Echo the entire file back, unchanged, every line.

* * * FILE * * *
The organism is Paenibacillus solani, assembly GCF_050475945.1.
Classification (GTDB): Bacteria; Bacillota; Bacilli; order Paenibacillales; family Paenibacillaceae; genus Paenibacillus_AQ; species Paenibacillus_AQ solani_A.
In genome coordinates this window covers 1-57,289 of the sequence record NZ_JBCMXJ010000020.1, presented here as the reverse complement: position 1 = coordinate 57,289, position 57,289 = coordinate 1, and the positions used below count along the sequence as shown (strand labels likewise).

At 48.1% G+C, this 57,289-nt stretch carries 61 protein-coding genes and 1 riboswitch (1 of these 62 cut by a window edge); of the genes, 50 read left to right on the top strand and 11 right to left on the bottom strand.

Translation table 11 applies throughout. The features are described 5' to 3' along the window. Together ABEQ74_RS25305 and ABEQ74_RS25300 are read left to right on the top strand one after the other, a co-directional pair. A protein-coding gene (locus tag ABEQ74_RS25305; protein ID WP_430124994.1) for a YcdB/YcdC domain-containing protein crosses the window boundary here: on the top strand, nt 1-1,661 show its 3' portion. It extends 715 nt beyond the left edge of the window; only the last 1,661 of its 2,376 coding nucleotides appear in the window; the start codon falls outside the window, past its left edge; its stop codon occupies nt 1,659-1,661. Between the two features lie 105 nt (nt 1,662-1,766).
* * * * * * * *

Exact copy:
The organism is Paenibacillus solani, assembly GCF_050475945.1.
Classification (GTDB): Bacteria; Bacillota; Bacilli; order Paenibacillales; family Paenibacillaceae; genus Paenibacillus_AQ; species Paenibacillus_AQ solani_A.
In genome coordinates this window covers 1-57,289 of the sequence record NZ_JBCMXJ010000020.1, presented here as the reverse complement: position 1 = coordinate 57,289, position 57,289 = coordinate 1, and the positions used below count along the sequence as shown (strand labels likewise).

At 48.1% G+C, this 57,289-nt stretch carries 61 protein-coding genes and 1 riboswitch (1 of these 62 cut by a window edge); of the genes, 50 read left to right on the top strand and 11 right to left on the bottom strand.

Translation table 11 applies throughout. The features are described 5' to 3' along the window. Together ABEQ74_RS25305 and ABEQ74_RS25300 are read left to right on the top strand one after the other, a co-directional pair. A protein-coding gene (locus tag ABEQ74_RS25305; protein ID WP_430124994.1) for a YcdB/YcdC domain-containing protein crosses the window boundary here: on the top strand, nt 1-1,661 show its 3' portion. It extends 715 nt beyond the left edge of the window; only the last 1,661 of its 2,376 coding nucleotides appear in the window; the start codon falls outside the window, past its left edge; its stop codon occupies nt 1,659-1,661. Between the two features lie 105 nt (nt 1,662-1,766).